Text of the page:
There is a scaling symmetry in our setup:


We will nondimensionalize physical quantities using the quark mass .

3 Black hole, Minkowski and critical embeddings

The equations of motion (19)-(21) are singular at and where satisfies


The singular points or give the inner boundary of the integration of equations of motion. In section 3.4, we will see that is the effective horizon with respect to the effective metric on the D-brane. There are three possibilities of the brane solutions depending on the position of the inner boundary:

  1. The brane reaches , the axis of wrapped by the D-brane, and the effective horizon does not exist. (i.e. no satisfying Eq. (27) exists.)

  2. The brane intersects with the effective horizon at before it reaches the axis.

  3. The brane reaches the axis which coincides with the locus of the effective horizon, namely .

The brane embeddings in the cases 1, 2 and 3 are called “Minkowski embeddings”, “black hole embeddings” and “critical embeddings”, respectively [57, 58, 59].

Figure 6 shows typical profiles of the D-brane for the black hole, Minkowski and critical embeddings in the -plane. We fix the electric field and its angular velocity as and . Asymptotic position of the brane corresponds to the quark mass. (See Eq. (11).) The trajectory of the effective horizon emerging on the D-brane for fixed is shown by the black curve in the bulk spacetime. (Note that there is no horizon in the bulk spacetime.) For static electric fields , it is known that the trajectory of the effective horizon is given by a circle: for a fixed  [11, 12, 16]. In this figure, by the effect of non-zero , the trajectory expands and is slightly deformed from the round circle.

Figure 6: Typical profiles of the D-brane in the ()-plane for and .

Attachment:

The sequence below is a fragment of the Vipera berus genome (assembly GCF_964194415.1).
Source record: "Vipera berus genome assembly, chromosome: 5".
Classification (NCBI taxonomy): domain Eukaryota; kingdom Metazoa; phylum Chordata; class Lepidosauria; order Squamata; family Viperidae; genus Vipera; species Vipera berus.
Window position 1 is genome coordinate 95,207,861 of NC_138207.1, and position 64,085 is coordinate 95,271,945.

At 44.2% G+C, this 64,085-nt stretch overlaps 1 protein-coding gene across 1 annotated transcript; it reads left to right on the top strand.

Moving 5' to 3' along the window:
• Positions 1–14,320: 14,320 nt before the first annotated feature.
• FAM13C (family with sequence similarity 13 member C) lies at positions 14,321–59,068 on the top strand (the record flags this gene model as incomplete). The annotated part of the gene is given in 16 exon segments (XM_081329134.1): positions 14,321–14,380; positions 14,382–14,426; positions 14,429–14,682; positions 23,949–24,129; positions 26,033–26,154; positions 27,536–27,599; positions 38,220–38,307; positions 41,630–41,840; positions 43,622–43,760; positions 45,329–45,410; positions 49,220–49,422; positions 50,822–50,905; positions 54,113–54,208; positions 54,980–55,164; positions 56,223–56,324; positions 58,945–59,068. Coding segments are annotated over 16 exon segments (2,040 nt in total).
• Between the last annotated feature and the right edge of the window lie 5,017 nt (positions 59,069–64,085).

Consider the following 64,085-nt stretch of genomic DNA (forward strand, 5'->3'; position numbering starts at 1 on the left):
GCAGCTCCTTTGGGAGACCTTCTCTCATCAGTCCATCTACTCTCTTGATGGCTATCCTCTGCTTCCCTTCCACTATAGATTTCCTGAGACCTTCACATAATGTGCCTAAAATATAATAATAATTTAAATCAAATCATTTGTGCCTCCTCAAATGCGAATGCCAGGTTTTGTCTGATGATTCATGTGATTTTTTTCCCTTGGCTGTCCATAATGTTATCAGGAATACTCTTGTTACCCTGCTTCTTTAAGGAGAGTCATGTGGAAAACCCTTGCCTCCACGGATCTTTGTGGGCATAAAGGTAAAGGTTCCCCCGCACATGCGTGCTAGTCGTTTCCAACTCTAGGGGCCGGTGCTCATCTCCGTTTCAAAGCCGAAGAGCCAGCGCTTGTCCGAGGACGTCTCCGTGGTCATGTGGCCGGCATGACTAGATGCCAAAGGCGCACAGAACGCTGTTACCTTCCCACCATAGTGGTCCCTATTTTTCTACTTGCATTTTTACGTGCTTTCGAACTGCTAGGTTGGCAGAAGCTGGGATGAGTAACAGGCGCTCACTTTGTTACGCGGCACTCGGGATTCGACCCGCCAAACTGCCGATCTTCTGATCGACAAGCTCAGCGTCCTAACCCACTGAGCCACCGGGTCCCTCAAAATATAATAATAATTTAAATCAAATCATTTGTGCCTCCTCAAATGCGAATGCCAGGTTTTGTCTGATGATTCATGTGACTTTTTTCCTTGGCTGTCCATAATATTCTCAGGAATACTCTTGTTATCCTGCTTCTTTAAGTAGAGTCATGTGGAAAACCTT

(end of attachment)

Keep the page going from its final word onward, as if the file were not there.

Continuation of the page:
3.1 Minkowski embeddings

Here, we consider the Minkowski embeddings (case 1). In this case the conserved quantity of (18) leads to because the brane reaches . Furthermore, since should be conserved for , we have the trivial solution We will focus on and , and expand the solutions around . The asymptotic solutions become


where . When the brane does not intersect with the effective horizon, no Joule heating is generated in the boundary theory. As we mentioned, means the worldvolume gauge field becomes standing wave without any net energy flux.

3.2 Black hole embeddings

In the case of the black-hole embeddings (case 2) there exists satisfying (27). The effective horizon emerges at on the D-brane. Equations (18) and (27) directly give us the conserved quantity as


Thus, in contrast to the Minkowski embeddings becomes non-trivial and the energy flux appears on the D-brane. In the boundary theory this means Joule heating occurs due to the current.

The boundary conditions for , and are given by the regularity at the effective horizon . Expanding the solutions around , we obtain


where and is arbitrary. Explicit forms of the first derivatives , and are shown in appendix A.

3.3 Critical embeddings

Solutions of the phase boundary between the Minkowski embeddings and the black-hole embeddings are the critical embeddings (case 3). In this case the locus of the effective horizon coincides with the axis, so that (27) yields because of . We expand the solutions around as